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Isamu Fukui
Reviewed by: Rick Kleffel © 2008

Tor Books / Tom Doherty Associates
US First Edition Hardcover
ISBN 978-0-7653-1767-4
432 Pages; $16.95
Publication Date: 03-04-2008
Date Reviewed: 03-31-2008

Index: General Fiction  Science Fiction

Teenage novelist Isamu Fukui pulls no punches in his first novel, 'Truancy'. From the get-go everything is in your face and tough to ignore. We're plunged into the world of the City, where the Mayor is giving one Mr. Caine a dressing-down. An armed revolt against the schools that calls itself the Truancy has attacked again, and the Mayor is disinclined to accept any more excuses for Caine's failure to corral them. Students are to be numbered, branded and controlled. End-of-story — if it weren't just the beginning.

'Truancy' is a blunt-edged fable, a take on the US educational system so severe that "Orwellian" is just a decent way to begin your description. But there's a muscular glee in this bare-fisted free-for-all, an eye-poking delight that brushes past subtlety and wrestles it to the ground. Fukui takes a simple hero's journey and doesn't make the mistake of over-complicating matters. There is the City, the System and the students. Ready, s— GO!

As befits a fable, the plot is pretty simple. Tack is a fifteen year-old kid who is trying to stay out of trouble, but in Fukui's diabolically designed world, that's damn near impossible. The school he attends is run almost like a prison, with one educational goal in mind; blind, mindless obedience to the powers that run the school and the city. One afternoon, being pursued by bullies, Tack jumps over a barrier and escapes into District 19, the one deserted part of town. There he finds an incongruous scene: amidst the rubble-strewn streets, a lemonade stand, manned by a kid not much older than he, a kid who should by all rights be in school. The teenager calls himself Umasi and dispenses wisdom as well as lemonade. Meanwhile, Zyiud, the leader of the Truancy is plotting even greater violence and mayhem. It's only a matter of time before Tack finds himself called out to make a decision that will change his life and the lives of those round him.

Fukui's world is stark, drawn in simple lines but done elegantly enough to seem more like a fable than an errant schoolboy's rant. There are no science-fiction inventions here beyond the invention of the world itself, which is a boiled-down reduction of the worst our world has to offer. Though he never names the City, I was inclined to see something New Yorkish. Tack has a little sister named Suzie and parents who barely show up long enough to make the little indistinct trumpet sounds that we used to hear in the Peanuts cartoons. Everything is brutally circumscribed by a system that's designed to crush creativity and any impulse that might lead one to Question Authority. There's a sort of YA Kafka-esque feel to 'Truancy,' a touch of the absurd that keeps the built-in polemic nature of the work from becoming tiresome or overbearing.

Characters are built from big sturdy blocks that fit together well. Tack starts out as a harried nothing, the sort of kid that nobody notices. But as he's drawn into the world of Umasi and the Truancy, he grows in a manner both predictable and enjoyable. He learns to question and fight; he becomes a force to be reckoned with. His sister, Suzie, is charmingly but not cloyingly sweet. Umasi plays the Obi-Wan Kenobi role and is over-written just well enough to keep us liking him. The Mayor, Caine and a series of luckless lackeys are froth-mouthed monsters, but real enough to make readers cheer every time a new scheme is frustrated by the freedom fighters who call themselves The Truancy. And as for the Truancy, Zyid and his compadr├ęs are violent and ruthless enough to be just as disturbing as their autocratic opponents.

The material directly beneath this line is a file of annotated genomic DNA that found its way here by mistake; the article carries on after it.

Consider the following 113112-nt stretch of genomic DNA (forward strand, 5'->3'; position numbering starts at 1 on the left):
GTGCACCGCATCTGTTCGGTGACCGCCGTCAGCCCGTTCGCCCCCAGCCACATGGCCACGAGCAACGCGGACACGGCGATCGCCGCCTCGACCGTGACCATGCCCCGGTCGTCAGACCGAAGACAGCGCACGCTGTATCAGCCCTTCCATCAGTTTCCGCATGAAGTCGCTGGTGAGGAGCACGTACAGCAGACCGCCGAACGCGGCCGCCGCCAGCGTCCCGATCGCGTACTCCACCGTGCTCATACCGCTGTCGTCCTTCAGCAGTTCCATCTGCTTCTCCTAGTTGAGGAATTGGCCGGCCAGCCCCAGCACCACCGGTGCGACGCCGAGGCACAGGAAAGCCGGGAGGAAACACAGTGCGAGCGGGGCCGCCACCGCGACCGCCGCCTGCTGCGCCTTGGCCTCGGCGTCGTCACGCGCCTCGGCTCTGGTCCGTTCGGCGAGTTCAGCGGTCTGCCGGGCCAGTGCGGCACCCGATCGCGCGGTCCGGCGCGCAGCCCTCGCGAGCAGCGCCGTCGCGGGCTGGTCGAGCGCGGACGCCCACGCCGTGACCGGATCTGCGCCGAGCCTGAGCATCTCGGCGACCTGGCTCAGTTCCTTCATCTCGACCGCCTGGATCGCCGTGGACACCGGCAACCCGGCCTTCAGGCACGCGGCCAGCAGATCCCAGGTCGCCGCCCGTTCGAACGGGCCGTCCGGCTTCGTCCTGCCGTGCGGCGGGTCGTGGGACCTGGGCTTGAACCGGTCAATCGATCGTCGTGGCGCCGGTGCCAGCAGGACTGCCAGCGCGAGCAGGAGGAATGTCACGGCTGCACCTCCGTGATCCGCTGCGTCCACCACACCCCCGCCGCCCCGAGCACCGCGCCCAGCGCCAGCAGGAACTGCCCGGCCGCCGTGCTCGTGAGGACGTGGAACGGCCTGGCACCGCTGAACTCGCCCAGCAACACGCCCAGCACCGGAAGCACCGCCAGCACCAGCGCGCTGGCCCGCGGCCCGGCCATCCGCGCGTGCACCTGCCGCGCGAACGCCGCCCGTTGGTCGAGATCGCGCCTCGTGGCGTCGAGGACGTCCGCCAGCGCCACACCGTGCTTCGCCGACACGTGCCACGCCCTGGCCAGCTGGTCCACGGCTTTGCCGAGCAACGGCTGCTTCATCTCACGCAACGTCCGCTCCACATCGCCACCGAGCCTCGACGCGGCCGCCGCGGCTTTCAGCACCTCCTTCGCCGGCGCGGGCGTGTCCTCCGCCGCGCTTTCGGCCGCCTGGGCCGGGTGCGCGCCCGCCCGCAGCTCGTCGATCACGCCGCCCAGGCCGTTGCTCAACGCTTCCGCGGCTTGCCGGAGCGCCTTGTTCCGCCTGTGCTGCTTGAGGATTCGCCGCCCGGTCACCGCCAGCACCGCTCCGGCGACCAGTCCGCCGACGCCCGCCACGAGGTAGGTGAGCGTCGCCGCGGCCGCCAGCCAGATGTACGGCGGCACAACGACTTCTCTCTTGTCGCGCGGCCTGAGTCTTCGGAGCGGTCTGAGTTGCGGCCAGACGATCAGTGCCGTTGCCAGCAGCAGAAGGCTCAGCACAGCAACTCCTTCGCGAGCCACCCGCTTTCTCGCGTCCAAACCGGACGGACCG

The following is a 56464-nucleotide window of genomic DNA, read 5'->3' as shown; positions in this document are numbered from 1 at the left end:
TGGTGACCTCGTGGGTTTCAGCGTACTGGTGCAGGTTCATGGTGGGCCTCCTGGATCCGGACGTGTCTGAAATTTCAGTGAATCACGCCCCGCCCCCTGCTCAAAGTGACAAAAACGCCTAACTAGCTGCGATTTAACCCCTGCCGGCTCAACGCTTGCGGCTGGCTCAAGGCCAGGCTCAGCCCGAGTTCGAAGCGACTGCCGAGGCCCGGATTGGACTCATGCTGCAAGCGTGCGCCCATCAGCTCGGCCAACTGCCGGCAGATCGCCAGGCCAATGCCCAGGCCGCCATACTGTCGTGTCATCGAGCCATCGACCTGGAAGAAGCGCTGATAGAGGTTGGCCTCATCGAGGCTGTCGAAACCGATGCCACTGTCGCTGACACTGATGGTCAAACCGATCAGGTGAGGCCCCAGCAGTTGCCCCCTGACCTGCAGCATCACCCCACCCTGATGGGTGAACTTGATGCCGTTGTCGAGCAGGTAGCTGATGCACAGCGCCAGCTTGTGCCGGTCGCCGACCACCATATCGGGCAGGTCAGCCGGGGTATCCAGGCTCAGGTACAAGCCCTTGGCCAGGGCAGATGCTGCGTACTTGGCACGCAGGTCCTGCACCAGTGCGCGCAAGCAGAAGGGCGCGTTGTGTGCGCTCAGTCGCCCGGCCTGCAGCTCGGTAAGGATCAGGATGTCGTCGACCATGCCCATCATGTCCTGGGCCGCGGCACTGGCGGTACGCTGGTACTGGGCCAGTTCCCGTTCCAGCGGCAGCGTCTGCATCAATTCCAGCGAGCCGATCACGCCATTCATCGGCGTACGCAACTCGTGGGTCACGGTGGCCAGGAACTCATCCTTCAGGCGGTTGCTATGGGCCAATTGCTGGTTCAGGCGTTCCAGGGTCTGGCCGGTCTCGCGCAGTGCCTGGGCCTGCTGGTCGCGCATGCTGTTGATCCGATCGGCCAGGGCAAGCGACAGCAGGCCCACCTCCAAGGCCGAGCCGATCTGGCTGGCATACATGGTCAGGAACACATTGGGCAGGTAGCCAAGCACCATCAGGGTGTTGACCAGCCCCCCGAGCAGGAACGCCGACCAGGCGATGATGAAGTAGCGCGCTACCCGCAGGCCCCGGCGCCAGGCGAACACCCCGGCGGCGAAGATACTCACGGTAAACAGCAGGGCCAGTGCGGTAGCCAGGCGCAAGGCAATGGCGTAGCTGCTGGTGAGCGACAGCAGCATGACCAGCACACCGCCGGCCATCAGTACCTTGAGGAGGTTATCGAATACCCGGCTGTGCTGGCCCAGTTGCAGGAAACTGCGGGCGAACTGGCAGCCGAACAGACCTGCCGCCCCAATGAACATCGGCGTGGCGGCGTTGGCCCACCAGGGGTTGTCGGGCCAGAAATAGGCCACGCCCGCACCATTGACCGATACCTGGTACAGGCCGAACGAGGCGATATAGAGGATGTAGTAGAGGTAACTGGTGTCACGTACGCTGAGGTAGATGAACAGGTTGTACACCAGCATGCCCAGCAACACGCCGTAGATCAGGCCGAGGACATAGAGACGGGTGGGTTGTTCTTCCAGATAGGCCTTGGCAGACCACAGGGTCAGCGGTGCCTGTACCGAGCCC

Fukui uses the same combination of simplicity and power in his plotting and his prose. 'Truancy' may go where you expect it to, but it does so with a lot more violence than you actually hope, and that's good. The body count is high enough to be disturbing, especially in a climate of school violence. The writing isn’t elegant, but it's smooth and sinewy when it needs to be. If you’re going to punch somebody out, elegance can be counterproductive.

'Truancy' is a novel that has a sort of retro feel to it. It's simple and straightforward, eschewing fantasy or the fantastic in every way other than the setup and the setting. In some ways, it's reminiscent of an episode of The Twilight Zone. Fukui manages to walk a pretty fine line; we have to believe in the reality of the world he describes, and we do; but the elements of fable and the absurd also have to be observed. It's certainly relevant on a number of levels. Fukui speaks to the rigidity of education as we know it by putting a fist to its face. But the unconscious elements of school violence, the surfacing of male power fantasies, and the sweetness underlying the relationship between brother and sister keep that first fist from battering the reader into a rebellion against the writer. Isamu Fukui is an articulate teenager and an adept writer whose first novel, 'Truancy', is entertaining. It's also educational, effectively using many of the same methods it depicts with such graphically violent glee. Fukui ignores every trend he may have been exposed to and shouts out what he wants to say. Readers on the receiving end of Fukui's rant might be quite surprised to find out just how enjoyable it is to have this smart teenager yelling at them.

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